Advocates continued to call for a more comprehensive and proactive approach to address the factors and conditions that increase vulnerabilities, including ensuring government requirements and regulations maintain protections and resources dedicated to reducing vulnerabilities among communities at higher risk for human trafficking, partnering with community-based providers to develop early intervention responses to communities’ needs, and better tailoring education and prevention programs to underserved or at-risk populations.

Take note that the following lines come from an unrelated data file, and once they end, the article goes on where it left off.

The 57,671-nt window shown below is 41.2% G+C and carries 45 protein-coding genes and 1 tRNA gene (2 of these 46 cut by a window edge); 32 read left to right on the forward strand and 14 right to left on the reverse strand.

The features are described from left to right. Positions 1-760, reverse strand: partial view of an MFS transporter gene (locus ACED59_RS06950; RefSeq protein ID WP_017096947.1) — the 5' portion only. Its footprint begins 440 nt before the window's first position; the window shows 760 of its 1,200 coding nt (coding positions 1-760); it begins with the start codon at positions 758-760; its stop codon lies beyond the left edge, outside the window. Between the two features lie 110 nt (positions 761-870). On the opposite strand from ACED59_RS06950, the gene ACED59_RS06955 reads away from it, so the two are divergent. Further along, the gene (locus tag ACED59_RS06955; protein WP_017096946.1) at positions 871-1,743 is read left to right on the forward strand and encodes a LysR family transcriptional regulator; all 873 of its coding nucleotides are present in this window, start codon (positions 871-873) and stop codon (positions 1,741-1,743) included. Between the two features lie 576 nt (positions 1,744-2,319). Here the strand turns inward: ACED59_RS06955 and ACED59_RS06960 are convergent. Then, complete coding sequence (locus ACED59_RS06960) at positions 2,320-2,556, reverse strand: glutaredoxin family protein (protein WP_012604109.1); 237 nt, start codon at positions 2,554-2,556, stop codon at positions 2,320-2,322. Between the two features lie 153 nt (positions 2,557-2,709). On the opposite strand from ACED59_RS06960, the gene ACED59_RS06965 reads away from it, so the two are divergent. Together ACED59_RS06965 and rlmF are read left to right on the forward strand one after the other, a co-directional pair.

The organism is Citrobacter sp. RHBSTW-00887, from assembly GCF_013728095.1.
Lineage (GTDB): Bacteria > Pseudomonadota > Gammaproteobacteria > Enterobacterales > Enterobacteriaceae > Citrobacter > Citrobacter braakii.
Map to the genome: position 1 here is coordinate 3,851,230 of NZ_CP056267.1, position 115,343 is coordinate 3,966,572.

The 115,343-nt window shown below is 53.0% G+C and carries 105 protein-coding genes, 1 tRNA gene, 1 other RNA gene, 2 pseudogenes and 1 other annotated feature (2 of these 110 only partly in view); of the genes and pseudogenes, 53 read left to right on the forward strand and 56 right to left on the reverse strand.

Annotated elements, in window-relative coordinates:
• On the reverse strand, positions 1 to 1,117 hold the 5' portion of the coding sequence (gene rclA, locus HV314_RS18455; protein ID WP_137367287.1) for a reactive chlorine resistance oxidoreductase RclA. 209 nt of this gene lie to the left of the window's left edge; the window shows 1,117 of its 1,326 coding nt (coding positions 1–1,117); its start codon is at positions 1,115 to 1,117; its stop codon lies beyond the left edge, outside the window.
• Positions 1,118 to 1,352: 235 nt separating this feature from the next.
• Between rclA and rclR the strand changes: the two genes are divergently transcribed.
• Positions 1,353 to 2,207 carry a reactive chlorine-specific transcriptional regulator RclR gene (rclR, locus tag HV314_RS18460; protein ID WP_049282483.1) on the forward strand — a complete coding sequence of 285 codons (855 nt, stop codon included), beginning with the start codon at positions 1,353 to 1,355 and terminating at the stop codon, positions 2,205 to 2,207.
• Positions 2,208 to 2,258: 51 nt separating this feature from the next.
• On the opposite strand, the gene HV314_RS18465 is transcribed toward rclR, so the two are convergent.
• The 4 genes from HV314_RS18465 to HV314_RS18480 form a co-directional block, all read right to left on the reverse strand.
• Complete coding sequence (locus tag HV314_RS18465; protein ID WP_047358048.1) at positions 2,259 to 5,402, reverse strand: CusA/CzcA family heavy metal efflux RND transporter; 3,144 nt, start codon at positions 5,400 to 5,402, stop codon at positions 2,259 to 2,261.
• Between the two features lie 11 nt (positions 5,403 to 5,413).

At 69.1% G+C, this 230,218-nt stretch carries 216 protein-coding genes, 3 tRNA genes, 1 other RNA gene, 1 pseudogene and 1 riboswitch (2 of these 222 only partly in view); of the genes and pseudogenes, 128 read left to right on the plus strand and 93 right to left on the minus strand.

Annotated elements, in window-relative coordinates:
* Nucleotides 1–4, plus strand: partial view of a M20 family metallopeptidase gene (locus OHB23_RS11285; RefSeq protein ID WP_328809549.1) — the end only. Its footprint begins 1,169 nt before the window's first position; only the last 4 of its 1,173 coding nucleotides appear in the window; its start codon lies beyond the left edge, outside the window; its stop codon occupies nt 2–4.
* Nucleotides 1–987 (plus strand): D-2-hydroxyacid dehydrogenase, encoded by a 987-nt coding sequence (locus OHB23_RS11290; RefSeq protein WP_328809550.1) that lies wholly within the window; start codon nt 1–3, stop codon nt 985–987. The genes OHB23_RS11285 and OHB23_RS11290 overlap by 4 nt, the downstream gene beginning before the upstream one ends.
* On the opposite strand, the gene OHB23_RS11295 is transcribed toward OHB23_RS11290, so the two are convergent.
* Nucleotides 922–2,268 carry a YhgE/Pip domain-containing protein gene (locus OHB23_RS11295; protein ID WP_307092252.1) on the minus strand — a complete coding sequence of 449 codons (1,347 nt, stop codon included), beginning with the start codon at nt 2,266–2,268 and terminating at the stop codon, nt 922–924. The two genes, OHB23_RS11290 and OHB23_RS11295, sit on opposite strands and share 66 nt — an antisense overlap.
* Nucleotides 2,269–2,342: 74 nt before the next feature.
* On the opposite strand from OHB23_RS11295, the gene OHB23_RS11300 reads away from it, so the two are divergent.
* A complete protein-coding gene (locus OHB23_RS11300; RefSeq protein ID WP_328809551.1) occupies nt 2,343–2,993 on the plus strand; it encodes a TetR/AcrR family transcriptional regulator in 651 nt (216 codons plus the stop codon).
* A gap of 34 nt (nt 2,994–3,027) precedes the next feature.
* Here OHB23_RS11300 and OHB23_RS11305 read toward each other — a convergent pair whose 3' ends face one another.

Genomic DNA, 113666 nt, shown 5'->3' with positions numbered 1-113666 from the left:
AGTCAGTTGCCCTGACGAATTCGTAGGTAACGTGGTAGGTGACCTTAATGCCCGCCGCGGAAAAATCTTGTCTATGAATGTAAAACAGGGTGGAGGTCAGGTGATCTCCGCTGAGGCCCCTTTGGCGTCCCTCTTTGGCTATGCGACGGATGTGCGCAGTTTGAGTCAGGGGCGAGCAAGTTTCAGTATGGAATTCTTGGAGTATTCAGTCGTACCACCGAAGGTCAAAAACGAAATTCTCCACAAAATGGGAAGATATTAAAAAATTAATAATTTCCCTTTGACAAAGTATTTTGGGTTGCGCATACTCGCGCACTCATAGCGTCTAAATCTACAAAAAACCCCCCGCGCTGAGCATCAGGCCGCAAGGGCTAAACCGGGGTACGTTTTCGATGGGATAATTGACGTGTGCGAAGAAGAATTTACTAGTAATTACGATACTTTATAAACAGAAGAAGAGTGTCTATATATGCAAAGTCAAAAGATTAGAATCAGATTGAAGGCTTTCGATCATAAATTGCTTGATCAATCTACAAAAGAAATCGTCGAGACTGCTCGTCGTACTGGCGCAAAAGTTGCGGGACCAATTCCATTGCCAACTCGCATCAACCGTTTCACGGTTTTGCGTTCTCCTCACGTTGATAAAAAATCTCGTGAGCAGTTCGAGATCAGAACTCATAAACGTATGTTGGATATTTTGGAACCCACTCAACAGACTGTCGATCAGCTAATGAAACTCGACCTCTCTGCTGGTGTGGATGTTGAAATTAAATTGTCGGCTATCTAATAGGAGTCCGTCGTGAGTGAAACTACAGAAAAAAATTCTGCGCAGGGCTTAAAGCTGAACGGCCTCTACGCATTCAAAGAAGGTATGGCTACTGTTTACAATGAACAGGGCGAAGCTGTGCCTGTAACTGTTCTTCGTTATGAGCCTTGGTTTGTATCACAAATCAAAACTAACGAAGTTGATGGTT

DOL, DHS, and State screen and approve employers and workers for temporary worker programs to ensure compliance with program requirements, including worker protections. To reduce workers’ vulnerability to exploitation, including human trafficking, the United States bars employers participating in these programs or their agents from seeking or receiving payments from workers for any activities related to obtaining labor certification or employment. These include job placement and recruitment fees, and salary and wage deductions, and requires that the terms of employment be disclosed. DOL seeks to ensure employer compliance through audits and investigations and does not accept temporary labor certification applications if the employer discloses it charges a prohibited fee to the worker.